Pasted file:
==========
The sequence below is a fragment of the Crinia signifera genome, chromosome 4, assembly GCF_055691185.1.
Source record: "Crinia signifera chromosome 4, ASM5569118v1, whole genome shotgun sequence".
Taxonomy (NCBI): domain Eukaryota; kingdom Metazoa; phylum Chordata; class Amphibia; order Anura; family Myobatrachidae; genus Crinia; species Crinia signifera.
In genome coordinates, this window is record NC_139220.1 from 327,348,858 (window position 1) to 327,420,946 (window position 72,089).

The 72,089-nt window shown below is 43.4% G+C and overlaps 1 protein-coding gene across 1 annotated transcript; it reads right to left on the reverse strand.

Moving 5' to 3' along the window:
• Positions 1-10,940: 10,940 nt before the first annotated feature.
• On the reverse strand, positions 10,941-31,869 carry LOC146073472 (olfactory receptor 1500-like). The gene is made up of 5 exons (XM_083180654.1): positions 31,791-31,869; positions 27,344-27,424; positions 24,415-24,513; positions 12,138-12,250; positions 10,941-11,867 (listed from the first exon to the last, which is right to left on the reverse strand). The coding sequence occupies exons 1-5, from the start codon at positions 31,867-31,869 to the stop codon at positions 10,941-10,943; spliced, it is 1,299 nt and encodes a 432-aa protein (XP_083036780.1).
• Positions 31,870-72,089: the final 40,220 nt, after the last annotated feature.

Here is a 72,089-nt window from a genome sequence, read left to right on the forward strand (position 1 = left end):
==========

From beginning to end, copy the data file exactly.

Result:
The sequence below is a fragment of the Crinia signifera genome, chromosome 4, assembly GCF_055691185.1.
Source record: "Crinia signifera chromosome 4, ASM5569118v1, whole genome shotgun sequence".
Taxonomy (NCBI): domain Eukaryota; kingdom Metazoa; phylum Chordata; class Amphibia; order Anura; family Myobatrachidae; genus Crinia; species Crinia signifera.
In genome coordinates, this window is record NC_139220.1 from 327,348,858 (window position 1) to 327,420,946 (window position 72,089).

The 72,089-nt window shown below is 43.4% G+C and overlaps 1 protein-coding gene across 1 annotated transcript; it reads right to left on the reverse strand.

Moving 5' to 3' along the window:
• Positions 1-10,940: 10,940 nt before the first annotated feature.
• On the reverse strand, positions 10,941-31,869 carry LOC146073472 (olfactory receptor 1500-like). The gene is made up of 5 exons (XM_083180654.1): positions 31,791-31,869; positions 27,344-27,424; positions 24,415-24,513; positions 12,138-12,250; positions 10,941-11,867 (listed from the first exon to the last, which is right to left on the reverse strand). The coding sequence occupies exons 1-5, from the start codon at positions 31,867-31,869 to the stop codon at positions 10,941-10,943; spliced, it is 1,299 nt and encodes a 432-aa protein (XP_083036780.1).
• Positions 31,870-72,089: the final 40,220 nt, after the last annotated feature.

Here is a 72,089-nt window from a genome sequence, read left to right on the forward strand (position 1 = left end):